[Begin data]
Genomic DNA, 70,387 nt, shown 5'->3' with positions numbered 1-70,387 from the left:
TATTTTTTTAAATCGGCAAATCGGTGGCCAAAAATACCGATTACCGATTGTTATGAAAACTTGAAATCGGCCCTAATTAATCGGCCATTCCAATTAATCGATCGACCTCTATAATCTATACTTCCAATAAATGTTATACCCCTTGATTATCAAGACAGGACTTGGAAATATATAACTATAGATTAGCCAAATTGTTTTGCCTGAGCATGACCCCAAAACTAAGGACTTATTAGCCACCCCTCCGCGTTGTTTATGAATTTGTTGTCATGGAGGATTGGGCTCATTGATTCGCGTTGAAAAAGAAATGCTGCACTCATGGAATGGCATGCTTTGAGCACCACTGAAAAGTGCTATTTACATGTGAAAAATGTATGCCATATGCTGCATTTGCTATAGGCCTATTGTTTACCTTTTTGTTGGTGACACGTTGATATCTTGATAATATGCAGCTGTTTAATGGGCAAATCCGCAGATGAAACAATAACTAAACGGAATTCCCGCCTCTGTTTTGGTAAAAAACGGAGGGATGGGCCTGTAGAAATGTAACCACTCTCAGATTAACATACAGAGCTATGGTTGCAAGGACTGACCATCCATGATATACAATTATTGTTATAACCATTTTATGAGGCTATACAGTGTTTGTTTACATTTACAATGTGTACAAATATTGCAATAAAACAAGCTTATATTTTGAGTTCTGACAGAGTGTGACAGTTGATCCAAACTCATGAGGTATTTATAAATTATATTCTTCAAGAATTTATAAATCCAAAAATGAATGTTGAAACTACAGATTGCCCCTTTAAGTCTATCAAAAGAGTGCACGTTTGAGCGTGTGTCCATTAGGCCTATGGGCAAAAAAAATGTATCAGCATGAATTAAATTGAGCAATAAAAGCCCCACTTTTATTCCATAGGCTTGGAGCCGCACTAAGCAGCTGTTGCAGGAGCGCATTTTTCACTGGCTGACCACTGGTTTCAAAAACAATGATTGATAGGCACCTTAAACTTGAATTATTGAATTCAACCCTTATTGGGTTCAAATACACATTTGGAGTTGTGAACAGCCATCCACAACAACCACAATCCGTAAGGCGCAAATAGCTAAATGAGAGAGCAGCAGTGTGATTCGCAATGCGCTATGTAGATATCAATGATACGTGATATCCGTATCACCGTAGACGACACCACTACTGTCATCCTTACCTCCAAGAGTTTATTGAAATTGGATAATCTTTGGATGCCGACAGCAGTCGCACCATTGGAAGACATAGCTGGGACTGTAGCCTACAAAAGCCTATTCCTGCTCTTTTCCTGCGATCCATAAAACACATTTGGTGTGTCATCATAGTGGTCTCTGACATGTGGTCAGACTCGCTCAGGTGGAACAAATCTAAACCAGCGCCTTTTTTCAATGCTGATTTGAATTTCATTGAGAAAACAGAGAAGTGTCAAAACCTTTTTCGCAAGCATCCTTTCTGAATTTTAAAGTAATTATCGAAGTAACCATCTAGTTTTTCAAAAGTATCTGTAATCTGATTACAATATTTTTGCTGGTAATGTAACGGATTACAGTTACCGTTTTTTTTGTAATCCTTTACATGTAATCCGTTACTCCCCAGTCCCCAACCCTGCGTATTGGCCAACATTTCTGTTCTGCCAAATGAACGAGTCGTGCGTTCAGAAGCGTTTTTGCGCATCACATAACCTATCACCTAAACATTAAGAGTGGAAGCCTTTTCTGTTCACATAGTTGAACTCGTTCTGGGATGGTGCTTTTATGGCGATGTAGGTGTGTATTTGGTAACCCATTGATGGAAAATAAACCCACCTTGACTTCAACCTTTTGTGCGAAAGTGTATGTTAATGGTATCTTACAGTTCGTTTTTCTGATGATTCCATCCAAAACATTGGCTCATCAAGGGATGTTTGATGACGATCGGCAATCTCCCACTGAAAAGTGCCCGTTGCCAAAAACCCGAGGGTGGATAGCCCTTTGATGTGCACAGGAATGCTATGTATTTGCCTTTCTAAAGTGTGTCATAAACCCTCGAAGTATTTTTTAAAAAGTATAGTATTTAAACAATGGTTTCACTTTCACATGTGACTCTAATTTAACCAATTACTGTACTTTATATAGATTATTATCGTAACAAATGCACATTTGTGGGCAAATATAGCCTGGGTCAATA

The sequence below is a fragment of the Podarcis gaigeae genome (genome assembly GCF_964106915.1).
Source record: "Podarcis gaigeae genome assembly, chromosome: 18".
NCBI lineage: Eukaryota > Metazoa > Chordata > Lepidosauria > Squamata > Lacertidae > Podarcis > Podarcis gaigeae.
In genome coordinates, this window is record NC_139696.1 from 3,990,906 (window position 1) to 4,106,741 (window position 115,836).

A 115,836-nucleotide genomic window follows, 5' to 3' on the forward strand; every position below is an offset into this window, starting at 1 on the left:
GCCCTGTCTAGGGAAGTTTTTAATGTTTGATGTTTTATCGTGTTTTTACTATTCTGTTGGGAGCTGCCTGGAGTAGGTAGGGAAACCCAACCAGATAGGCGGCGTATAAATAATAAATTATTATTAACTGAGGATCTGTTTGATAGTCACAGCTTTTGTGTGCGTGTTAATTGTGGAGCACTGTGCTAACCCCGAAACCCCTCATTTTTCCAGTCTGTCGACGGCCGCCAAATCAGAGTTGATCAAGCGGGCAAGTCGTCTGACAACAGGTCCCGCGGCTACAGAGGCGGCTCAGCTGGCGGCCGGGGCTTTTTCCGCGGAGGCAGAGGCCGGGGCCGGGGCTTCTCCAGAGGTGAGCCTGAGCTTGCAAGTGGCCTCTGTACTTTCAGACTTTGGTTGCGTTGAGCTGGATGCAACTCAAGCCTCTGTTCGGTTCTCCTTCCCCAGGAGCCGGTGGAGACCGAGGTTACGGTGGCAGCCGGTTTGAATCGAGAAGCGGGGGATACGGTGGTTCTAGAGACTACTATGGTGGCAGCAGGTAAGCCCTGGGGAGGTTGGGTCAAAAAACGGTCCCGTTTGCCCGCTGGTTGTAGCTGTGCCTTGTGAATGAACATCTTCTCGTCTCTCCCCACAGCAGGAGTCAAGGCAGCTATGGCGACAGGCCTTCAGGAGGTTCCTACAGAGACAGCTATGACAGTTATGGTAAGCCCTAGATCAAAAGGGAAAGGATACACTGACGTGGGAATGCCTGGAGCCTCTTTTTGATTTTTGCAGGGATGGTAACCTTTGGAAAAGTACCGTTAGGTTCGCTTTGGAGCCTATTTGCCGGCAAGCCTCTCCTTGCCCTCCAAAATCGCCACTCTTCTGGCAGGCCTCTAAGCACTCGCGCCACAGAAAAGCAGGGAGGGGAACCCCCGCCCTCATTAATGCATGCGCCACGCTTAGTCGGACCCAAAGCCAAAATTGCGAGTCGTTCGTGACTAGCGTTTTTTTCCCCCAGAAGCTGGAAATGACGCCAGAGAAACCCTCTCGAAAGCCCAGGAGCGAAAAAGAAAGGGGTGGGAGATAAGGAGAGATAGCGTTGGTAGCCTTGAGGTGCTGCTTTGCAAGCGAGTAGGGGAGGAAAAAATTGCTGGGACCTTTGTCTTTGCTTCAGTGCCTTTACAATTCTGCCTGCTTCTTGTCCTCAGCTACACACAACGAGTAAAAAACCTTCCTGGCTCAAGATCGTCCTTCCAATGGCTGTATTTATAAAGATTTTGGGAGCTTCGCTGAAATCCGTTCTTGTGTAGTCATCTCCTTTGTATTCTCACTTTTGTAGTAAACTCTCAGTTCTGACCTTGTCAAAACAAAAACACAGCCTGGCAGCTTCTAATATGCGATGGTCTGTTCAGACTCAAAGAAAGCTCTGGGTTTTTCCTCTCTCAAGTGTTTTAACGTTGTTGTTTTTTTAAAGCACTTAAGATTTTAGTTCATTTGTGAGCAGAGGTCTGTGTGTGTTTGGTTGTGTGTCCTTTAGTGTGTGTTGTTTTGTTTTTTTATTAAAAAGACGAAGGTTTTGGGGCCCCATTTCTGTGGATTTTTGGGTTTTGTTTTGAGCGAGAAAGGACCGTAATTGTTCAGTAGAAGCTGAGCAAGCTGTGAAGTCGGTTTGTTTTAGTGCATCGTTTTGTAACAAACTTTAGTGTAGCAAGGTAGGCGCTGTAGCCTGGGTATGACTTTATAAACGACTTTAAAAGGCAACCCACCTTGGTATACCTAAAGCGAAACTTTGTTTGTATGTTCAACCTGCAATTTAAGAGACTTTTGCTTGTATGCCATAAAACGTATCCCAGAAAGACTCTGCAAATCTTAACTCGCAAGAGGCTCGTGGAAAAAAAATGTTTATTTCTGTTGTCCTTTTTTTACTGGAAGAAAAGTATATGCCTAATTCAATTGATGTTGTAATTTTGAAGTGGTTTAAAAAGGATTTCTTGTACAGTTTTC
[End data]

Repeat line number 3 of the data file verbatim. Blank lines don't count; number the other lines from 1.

The sequence below is a fragment of the Podarcis gaigeae genome (genome assembly GCF_964106915.1).